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ASSAYING BOUYANCY RESPONSES AND THE PHYSIOLOGY OF PHYTOPLANKTON USING A NEPHELOMETRIC TURBIDIMETER (E)

We have developed a portable, fiber optic-based, highly modular and automated system for the investigation of physiochemical factors that affect phytoplankton dynamics in harmful algal blooms (HABs). In many freshwater aquatic ecosystems the cyanobacterial genera associated with cyanotoxin production are generally responsible for the formation of regularly occurring, persistent HABs with the potential for negative impacts on human and ecosystem health. For many planktonic cyanobacteria, buoyancy regulation in response to a light gradient provides a means of dynamic vertical migration, and is brought about by physiological strategies that affect cellular density. Methodology to conduct experiments on the role of buoyancy regulation and toxin production is needed to better understand cyanobacterial HAB dynamics. Walsby (1972), used nephelometry to assay changes in turbidity, as a proxy for changes in cellular buoyancy. Building on this work, we have developed a modernized and highly robust system. Key advances include: (i) modular scaffold based on industry-standard fiber optics to facilitate exchange of spectrophotometers and light sources; (ii) incorporation of a new generation of LED light sources that more accurately mimic the natural radiometric spectrum; (iii) pulse-width-modulated control of LED light sources, which allows photosynthetically active radiation (PAR) to be adjusted without altering the relative ratios of contributing wavelengths; (iv) digital control of pressure within the sample cell; (v) user-programmable computer-based control of instrument operation.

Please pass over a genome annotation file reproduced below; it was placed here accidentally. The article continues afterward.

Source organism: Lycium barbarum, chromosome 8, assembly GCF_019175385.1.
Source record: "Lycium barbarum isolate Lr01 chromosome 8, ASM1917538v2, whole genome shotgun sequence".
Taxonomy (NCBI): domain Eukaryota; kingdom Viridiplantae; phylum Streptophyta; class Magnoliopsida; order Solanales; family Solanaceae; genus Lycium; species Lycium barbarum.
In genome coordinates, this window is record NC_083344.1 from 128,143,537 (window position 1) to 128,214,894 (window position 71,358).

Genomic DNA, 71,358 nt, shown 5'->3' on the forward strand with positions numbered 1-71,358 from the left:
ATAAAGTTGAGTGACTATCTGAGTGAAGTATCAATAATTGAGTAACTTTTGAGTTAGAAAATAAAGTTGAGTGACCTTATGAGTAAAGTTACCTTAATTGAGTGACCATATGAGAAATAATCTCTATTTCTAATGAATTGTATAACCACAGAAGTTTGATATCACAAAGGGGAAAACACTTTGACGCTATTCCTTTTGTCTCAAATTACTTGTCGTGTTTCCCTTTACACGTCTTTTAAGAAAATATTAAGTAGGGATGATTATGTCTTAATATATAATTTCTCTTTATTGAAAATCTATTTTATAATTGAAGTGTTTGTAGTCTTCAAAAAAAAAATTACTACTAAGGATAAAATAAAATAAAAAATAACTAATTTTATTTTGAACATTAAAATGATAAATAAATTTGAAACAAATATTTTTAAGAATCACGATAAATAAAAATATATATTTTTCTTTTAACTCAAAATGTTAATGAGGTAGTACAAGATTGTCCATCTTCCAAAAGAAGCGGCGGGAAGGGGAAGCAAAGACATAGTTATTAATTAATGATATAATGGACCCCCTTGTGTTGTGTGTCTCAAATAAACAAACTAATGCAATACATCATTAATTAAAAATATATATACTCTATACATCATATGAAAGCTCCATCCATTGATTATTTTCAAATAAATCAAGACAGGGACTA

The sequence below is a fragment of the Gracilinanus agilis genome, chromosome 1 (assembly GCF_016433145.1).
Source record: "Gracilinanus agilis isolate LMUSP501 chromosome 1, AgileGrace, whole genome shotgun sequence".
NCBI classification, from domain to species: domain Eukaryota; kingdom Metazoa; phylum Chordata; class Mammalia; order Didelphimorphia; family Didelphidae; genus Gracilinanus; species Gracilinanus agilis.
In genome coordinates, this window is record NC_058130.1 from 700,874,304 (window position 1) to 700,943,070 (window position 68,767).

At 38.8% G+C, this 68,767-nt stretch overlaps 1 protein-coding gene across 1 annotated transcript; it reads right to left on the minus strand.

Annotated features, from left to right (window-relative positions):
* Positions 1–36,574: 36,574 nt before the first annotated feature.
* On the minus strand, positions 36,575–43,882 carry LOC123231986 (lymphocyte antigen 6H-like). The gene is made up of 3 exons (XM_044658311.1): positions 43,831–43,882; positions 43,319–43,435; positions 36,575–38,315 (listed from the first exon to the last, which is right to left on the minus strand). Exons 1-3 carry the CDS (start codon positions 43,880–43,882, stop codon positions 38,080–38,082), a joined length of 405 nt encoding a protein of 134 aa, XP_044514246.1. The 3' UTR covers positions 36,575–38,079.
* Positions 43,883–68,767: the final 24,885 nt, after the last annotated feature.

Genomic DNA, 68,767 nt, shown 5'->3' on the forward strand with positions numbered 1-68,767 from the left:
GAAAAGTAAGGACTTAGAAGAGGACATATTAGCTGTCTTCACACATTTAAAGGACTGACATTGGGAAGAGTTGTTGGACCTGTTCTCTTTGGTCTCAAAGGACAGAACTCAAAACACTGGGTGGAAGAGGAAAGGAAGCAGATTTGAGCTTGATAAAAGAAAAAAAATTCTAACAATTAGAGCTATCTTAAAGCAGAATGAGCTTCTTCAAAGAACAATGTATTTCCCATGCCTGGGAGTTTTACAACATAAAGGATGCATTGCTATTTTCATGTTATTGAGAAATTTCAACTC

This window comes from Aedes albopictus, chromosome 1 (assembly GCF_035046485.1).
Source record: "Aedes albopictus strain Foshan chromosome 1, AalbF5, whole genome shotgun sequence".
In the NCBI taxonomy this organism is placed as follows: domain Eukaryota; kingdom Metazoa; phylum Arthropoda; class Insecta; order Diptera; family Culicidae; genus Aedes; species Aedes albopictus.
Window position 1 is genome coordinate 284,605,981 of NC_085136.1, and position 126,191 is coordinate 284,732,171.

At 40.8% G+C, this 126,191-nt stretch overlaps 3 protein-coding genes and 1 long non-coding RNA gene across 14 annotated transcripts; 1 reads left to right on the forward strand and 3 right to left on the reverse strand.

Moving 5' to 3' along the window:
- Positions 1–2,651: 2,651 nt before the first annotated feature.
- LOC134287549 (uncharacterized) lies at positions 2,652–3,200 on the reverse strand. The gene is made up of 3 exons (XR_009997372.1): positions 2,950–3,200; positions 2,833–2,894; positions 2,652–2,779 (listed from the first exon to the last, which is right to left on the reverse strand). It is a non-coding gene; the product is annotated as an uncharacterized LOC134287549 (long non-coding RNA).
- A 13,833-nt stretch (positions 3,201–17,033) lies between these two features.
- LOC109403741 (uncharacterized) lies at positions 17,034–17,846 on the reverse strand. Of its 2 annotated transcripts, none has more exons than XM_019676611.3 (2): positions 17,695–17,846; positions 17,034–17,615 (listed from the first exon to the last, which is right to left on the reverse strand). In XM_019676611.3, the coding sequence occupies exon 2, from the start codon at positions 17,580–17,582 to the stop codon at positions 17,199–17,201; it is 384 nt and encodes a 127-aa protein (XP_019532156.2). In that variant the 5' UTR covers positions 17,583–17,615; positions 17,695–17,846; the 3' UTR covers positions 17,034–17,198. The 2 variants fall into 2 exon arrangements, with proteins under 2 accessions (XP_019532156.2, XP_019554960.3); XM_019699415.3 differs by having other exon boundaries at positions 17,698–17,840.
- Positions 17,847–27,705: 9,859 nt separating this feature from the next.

Authors

Dyer, S. W., Oregon Health & Science University: Institute of Environmental Health, USA, dyest@ohsu.edu

Needoba, J. A., Oregon Health & Science University: Institute of Environmental Health, USA, needobaj@ohsu.edu

Peterson, T. D., Oregon Health & Science University: Institute of Environmental Health, USA, petertaw@ohsu.edu

Details

Oral presentation

Session #:021
Date: 03/02/2017
Time: 12:30
Location: 323 B

Presentation is given by student: Yes